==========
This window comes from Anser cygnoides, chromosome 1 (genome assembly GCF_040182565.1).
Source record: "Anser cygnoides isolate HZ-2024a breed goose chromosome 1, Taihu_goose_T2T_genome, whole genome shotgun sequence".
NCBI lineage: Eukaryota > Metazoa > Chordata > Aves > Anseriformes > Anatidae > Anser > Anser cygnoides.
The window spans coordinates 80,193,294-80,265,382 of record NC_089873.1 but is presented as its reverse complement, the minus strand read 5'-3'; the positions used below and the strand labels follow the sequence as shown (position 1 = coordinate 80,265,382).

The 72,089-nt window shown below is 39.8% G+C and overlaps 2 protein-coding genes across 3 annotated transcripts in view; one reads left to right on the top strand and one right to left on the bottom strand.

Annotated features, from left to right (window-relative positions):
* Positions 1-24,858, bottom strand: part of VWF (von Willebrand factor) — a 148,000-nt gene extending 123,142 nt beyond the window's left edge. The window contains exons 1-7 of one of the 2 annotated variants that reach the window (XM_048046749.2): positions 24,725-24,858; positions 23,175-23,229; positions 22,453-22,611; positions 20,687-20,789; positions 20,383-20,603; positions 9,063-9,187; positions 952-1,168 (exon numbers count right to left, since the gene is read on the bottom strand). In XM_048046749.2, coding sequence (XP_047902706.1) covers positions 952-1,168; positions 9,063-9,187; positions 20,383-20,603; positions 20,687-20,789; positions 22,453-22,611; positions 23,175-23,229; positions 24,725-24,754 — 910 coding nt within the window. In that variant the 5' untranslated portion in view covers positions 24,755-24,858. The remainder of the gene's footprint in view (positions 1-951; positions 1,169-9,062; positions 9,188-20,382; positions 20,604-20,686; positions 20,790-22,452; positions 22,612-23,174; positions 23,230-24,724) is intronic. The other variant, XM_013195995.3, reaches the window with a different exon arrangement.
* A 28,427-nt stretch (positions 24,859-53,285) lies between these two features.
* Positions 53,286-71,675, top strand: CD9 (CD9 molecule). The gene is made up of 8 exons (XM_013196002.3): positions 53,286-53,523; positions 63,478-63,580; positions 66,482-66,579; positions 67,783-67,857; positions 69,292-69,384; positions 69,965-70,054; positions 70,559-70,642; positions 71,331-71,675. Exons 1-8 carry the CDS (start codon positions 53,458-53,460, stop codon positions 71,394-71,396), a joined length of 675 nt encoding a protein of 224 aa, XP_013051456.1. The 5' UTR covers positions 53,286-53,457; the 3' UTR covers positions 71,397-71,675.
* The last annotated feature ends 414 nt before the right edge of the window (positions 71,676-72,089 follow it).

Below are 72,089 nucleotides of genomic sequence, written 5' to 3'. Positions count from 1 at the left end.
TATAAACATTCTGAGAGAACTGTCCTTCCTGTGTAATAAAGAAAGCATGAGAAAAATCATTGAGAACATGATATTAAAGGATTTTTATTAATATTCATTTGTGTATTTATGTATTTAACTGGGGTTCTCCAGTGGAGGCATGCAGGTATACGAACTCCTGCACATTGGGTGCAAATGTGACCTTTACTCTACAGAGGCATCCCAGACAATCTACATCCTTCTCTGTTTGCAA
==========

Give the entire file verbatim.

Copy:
This window comes from Anser cygnoides, chromosome 1 (genome assembly GCF_040182565.1).
Source record: "Anser cygnoides isolate HZ-2024a breed goose chromosome 1, Taihu_goose_T2T_genome, whole genome shotgun sequence".
NCBI lineage: Eukaryota > Metazoa > Chordata > Aves > Anseriformes > Anatidae > Anser > Anser cygnoides.
The window spans coordinates 80,193,294-80,265,382 of record NC_089873.1 but is presented as its reverse complement, the minus strand read 5'-3'; the positions used below and the strand labels follow the sequence as shown (position 1 = coordinate 80,265,382).

The 72,089-nt window shown below is 39.8% G+C and overlaps 2 protein-coding genes across 3 annotated transcripts in view; one reads left to right on the top strand and one right to left on the bottom strand.

Annotated features, from left to right (window-relative positions):
* Positions 1-24,858, bottom strand: part of VWF (von Willebrand factor) — a 148,000-nt gene extending 123,142 nt beyond the window's left edge. The window contains exons 1-7 of one of the 2 annotated variants that reach the window (XM_048046749.2): positions 24,725-24,858; positions 23,175-23,229; positions 22,453-22,611; positions 20,687-20,789; positions 20,383-20,603; positions 9,063-9,187; positions 952-1,168 (exon numbers count right to left, since the gene is read on the bottom strand). In XM_048046749.2, coding sequence (XP_047902706.1) covers positions 952-1,168; positions 9,063-9,187; positions 20,383-20,603; positions 20,687-20,789; positions 22,453-22,611; positions 23,175-23,229; positions 24,725-24,754 — 910 coding nt within the window. In that variant the 5' untranslated portion in view covers positions 24,755-24,858. The remainder of the gene's footprint in view (positions 1-951; positions 1,169-9,062; positions 9,188-20,382; positions 20,604-20,686; positions 20,790-22,452; positions 22,612-23,174; positions 23,230-24,724) is intronic. The other variant, XM_013195995.3, reaches the window with a different exon arrangement.
* A 28,427-nt stretch (positions 24,859-53,285) lies between these two features.
* Positions 53,286-71,675, top strand: CD9 (CD9 molecule). The gene is made up of 8 exons (XM_013196002.3): positions 53,286-53,523; positions 63,478-63,580; positions 66,482-66,579; positions 67,783-67,857; positions 69,292-69,384; positions 69,965-70,054; positions 70,559-70,642; positions 71,331-71,675. Exons 1-8 carry the CDS (start codon positions 53,458-53,460, stop codon positions 71,394-71,396), a joined length of 675 nt encoding a protein of 224 aa, XP_013051456.1. The 5' UTR covers positions 53,286-53,457; the 3' UTR covers positions 71,397-71,675.
* The last annotated feature ends 414 nt before the right edge of the window (positions 71,676-72,089 follow it).

Below are 72,089 nucleotides of genomic sequence, written 5' to 3'. Positions count from 1 at the left end.
TATAAACATTCTGAGAGAACTGTCCTTCCTGTGTAATAAAGAAAGCATGAGAAAAATCATTGAGAACATGATATTAAAGGATTTTTATTAATATTCATTTGTGTATTTATGTATTTAACTGGGGTTCTCCAGTGGAGGCATGCAGGTATACGAACTCCTGCACATTGGGTGCAAATGTGACCTTTACTCTACAGAGGCATCCCAGACAATCTACATCCTTCTCTGTTTGCAA